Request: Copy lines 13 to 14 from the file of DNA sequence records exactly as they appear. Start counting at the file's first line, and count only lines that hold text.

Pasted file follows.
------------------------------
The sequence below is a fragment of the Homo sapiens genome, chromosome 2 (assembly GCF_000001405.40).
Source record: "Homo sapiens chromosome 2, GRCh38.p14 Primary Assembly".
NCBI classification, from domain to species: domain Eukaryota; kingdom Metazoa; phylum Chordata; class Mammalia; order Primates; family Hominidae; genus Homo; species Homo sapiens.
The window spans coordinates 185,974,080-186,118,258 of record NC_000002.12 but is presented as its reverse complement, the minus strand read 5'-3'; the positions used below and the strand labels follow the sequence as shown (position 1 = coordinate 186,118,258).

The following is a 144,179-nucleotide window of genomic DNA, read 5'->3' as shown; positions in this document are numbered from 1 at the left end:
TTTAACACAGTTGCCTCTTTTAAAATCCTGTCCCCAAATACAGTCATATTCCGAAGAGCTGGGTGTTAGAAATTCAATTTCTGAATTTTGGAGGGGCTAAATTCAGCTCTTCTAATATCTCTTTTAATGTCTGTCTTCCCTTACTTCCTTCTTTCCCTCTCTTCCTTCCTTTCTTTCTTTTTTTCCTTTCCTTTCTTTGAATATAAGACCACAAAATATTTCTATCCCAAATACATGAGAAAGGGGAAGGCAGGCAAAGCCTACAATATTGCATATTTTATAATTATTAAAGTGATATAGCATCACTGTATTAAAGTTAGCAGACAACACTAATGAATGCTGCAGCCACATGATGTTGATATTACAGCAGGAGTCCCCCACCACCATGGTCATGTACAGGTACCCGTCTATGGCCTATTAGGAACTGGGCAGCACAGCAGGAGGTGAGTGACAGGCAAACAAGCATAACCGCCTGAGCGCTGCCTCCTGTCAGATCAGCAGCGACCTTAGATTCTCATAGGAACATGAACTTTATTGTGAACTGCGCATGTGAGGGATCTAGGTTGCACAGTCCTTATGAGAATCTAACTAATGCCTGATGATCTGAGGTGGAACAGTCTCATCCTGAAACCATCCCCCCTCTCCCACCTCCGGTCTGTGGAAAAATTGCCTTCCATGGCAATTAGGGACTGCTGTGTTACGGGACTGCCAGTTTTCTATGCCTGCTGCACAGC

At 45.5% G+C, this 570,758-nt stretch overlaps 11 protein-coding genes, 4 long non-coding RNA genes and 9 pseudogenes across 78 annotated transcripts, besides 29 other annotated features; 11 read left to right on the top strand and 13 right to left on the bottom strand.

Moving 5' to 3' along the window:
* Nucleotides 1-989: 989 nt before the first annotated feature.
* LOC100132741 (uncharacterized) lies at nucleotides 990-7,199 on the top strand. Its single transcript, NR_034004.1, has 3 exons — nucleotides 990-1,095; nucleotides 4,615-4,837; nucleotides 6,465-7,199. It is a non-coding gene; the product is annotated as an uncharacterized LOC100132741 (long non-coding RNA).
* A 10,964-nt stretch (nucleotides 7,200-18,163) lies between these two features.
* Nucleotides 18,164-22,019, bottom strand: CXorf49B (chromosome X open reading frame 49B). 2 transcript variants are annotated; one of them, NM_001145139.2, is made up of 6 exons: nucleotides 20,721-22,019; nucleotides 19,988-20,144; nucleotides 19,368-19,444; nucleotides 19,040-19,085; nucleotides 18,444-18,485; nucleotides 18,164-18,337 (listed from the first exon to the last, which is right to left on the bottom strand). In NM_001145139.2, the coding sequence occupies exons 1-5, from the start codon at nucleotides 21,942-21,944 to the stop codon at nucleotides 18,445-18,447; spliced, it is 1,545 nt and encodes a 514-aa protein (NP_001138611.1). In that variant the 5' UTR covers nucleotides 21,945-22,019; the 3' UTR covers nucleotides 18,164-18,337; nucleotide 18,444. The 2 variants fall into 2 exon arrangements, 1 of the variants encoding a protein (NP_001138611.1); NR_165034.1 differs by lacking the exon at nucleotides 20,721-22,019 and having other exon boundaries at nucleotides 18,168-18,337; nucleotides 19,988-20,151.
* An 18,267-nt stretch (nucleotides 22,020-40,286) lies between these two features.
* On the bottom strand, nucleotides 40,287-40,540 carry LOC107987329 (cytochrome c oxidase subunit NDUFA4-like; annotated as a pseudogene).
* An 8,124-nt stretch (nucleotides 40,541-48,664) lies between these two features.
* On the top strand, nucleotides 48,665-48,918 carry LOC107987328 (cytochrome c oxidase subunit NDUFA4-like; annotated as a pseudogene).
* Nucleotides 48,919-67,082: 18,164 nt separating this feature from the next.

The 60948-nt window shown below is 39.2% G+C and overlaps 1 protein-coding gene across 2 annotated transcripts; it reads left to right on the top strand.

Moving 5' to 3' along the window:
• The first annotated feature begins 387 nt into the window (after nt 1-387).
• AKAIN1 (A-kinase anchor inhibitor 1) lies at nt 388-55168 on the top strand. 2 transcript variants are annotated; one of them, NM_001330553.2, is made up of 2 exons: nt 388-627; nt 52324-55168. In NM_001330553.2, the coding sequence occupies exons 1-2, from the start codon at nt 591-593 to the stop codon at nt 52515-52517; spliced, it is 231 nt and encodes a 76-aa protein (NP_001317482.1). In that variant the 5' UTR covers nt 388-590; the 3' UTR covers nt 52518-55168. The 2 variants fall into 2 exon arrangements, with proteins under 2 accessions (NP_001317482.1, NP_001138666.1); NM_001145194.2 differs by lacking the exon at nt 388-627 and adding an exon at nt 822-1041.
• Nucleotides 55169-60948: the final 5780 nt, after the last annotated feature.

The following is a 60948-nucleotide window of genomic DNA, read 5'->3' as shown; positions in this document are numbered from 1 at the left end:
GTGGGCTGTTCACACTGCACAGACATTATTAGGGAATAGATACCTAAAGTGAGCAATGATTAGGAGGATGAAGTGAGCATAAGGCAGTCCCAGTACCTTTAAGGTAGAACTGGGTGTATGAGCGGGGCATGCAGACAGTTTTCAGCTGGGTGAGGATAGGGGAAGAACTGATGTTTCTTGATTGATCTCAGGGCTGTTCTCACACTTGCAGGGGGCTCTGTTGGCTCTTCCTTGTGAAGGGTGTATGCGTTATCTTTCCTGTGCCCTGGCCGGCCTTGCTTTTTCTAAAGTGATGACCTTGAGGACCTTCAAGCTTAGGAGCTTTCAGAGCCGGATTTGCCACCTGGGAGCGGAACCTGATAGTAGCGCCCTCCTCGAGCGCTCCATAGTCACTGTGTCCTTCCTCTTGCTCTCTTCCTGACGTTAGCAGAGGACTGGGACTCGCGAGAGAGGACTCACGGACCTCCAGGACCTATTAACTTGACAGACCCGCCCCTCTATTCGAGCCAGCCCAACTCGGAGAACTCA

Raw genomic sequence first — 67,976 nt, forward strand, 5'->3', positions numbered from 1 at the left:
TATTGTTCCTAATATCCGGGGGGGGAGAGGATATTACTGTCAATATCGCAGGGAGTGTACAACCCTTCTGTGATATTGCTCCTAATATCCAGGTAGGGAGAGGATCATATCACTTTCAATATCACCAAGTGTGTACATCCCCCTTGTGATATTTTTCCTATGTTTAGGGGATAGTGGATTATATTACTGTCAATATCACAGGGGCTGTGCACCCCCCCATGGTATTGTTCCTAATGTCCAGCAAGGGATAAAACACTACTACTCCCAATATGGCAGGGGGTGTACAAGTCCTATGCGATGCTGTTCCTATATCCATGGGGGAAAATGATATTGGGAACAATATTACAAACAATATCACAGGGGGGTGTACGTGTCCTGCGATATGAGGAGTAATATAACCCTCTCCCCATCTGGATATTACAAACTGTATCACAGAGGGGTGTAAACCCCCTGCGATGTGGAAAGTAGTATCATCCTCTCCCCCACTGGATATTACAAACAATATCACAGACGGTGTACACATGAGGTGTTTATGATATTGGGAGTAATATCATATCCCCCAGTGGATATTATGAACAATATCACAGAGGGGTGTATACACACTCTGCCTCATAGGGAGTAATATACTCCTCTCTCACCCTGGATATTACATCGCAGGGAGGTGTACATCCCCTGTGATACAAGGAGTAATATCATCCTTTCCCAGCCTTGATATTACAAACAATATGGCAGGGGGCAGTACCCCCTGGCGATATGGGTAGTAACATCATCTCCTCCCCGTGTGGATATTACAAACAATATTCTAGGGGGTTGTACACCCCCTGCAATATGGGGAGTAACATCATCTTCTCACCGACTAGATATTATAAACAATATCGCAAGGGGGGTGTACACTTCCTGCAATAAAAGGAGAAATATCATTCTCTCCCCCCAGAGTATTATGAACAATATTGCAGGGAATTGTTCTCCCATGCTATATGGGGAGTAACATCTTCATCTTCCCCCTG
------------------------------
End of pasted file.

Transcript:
* An 18,267-nt stretch (nucleotides 22,020-40,286) lies between these two features.
* On the bottom strand, nucleotides 40,287-40,540 carry LOC107987329 (cytochrome c oxidase subunit NDUFA4-like; annotated as a pseudogene).